This summer’s battle in the Massachusetts Senate over the enforceability of non-compete agreements highlights the importance of understanding how best to protect your business’ proprietary and trade secret information.
As unlikely as it seemed a mere year ago, the Boston Globe reports that the Commonwealth may join states like California and North Dakota in banning or severely restricting employers from imposing restrictive covenants on their employees.
As this struggle pitting venture capitalists and entrepreneurs against established manufacturers and major tech companies unfolds, employers in New York are left wondering whether their non-compete agreements will become the subject of similar legislative scrutiny in the future.
Although admittedly disfavored by the courts, non-compete agreements remain a powerful tool for New York businesses concerned with protecting their proprietary information and resources. One way New York employers can increase the likelihood of enforcing their non-compete agreements against would-be competitors is to select an appropriate choice of law provision.
A recent New York appellate court decision makes clear that a court may refuse to apply a choice-of-law provision if it finds that the chosen law offends the public policy of the state in which the court sits.
In Brown & Brown, Inc. v. Johnson and Lawley Benefits Group, LLC, the New York court ruled that Florida’s law on non-compete agreements is “truly obnoxious” to New York public policy and cannot be applied against a New York employee of a Florida-based company.
Brown & Brown (“B&B”), based in Florida, hired defendant Theresa Johnson in 2006 to provide actuarial analysis for the insurance intermediary plaintiff. Ms. Johnson signed an employment agreement that contained three restrictive covenants, including a non-solicitation clause that prohibited Johnson from soliciting or servicing any client of B&B’s New York offices for two years after the termination of her employment. By its express terms, the agreement was governed by Florida law.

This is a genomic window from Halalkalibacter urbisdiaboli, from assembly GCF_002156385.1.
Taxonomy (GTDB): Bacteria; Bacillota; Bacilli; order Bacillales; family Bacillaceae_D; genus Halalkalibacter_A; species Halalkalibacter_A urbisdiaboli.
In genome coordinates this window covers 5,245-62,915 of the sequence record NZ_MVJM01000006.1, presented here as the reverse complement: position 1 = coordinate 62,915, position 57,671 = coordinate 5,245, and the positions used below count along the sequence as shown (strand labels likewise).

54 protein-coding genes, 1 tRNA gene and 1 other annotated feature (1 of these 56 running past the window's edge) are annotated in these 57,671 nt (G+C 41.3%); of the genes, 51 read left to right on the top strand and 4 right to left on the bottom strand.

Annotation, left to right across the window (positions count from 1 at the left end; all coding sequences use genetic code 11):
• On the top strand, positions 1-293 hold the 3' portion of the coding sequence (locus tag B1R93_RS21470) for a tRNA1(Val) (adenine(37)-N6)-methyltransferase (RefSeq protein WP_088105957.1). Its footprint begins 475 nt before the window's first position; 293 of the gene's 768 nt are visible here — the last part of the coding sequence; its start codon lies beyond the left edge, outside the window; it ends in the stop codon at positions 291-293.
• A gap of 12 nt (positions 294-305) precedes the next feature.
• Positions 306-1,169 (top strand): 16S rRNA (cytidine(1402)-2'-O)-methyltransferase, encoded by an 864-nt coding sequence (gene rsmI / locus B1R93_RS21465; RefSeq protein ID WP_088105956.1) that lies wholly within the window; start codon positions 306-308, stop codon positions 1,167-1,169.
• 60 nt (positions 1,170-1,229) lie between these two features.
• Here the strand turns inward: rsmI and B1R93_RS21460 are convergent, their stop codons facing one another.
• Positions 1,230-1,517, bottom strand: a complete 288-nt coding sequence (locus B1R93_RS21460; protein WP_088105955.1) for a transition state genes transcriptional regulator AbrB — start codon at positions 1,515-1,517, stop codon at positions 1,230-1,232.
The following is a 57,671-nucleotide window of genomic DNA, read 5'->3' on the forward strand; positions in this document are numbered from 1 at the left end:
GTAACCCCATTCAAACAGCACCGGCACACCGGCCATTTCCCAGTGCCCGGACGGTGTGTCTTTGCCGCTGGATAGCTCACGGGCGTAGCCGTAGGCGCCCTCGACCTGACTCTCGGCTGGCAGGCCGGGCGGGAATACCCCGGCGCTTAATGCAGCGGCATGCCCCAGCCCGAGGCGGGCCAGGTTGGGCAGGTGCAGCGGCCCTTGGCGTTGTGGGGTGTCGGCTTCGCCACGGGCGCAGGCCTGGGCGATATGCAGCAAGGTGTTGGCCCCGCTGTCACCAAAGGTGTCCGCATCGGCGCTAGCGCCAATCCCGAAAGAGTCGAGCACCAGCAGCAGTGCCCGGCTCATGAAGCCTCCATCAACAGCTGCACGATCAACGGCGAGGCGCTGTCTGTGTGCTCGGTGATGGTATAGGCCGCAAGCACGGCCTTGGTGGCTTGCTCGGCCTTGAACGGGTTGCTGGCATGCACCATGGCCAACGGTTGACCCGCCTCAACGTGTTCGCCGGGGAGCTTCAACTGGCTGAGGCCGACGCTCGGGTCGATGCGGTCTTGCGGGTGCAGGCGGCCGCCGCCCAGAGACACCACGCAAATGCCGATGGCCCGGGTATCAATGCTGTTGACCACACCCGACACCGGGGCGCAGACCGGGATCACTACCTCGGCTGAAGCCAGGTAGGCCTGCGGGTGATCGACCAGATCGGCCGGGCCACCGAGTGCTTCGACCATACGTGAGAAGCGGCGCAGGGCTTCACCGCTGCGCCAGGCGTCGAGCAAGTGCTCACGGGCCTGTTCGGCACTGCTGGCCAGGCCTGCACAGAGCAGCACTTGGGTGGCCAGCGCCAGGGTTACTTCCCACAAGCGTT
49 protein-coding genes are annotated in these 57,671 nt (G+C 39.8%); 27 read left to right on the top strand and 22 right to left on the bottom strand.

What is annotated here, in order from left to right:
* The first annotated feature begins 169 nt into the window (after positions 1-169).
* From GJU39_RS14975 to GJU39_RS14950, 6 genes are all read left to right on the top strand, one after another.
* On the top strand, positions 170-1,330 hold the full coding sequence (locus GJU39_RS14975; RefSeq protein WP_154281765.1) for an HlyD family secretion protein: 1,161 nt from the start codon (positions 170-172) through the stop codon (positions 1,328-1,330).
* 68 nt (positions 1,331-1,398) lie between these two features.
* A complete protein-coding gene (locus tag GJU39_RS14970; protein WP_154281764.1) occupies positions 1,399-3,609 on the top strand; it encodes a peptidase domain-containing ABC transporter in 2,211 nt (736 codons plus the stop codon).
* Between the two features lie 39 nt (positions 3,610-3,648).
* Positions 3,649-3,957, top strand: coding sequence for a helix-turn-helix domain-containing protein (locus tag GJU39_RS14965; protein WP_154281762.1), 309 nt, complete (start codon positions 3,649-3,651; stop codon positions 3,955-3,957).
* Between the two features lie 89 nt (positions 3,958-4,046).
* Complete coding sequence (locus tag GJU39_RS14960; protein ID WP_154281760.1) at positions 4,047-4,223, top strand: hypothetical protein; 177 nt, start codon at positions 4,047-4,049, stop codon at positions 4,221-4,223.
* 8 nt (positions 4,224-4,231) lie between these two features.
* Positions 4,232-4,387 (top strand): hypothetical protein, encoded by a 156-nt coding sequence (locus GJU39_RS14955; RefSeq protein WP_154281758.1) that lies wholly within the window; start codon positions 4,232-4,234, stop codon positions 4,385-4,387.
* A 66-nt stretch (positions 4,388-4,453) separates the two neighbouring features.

Following her without-cause termination by B&B in February 2011, Ms. Johnson sought and obtained employment with Lawley Benefits Group, LLC. B&B subsequently sued Ms. Johnson.
The New York appellate court eventually held that the choice-of-law provision was unenforceable because it was “truly obnoxious’ to New York public policy. Unlike Florida law, New York requires a court to perform a balancing of equities test when deciding the enforceability of a non-compete agreement.
If the hardship on the employee outweighs the harm to the employer in allowing the employee to compete, the agreement is not enforceable in New York. By contrast, under Florida law, courts are required to construe restrictive covenants in favor of the party seeking to protect its legitimate business interests, and in evaluating the reasonableness of the covenant the court cannot consider hardship to the employee.
Applying New York law, the court held that the non-solicitation covenant could not be enforced. As if to further justify the “fairness” of its decision, the Brown & Brown court noted that courts in Alabama, Georgia and Illinois have also concluded that Florida law conflicts with the public policy of their respective states.
The takeaway for employers and their counsel is the need to stay abreast of the most current non-compete legislation and jurisprudence around the country. Although a non-compete agreement may be perfectly enforceable in one jurisdiction, its very essence may be viewed as “truly obnoxious” in another state.
Given the dynamic nature of this sector of employment law, it is crucial to consult with experienced counsel who understands your business and the legitimate business interests you need to protect to stay ahead of your competition.
Kevin Burke is a partner in Lippes Mathias Wexler Friedman LLP in Buffalo, New York. He focuses his practice in litigation, specifically handling many cases involving non-compete agreements, trade secrets, and overall employee mobility. He is part of a team of attorneys at the firm available to answer your questions related to this, or any other employment law question. He can be reached at firstname.lastname@example.org.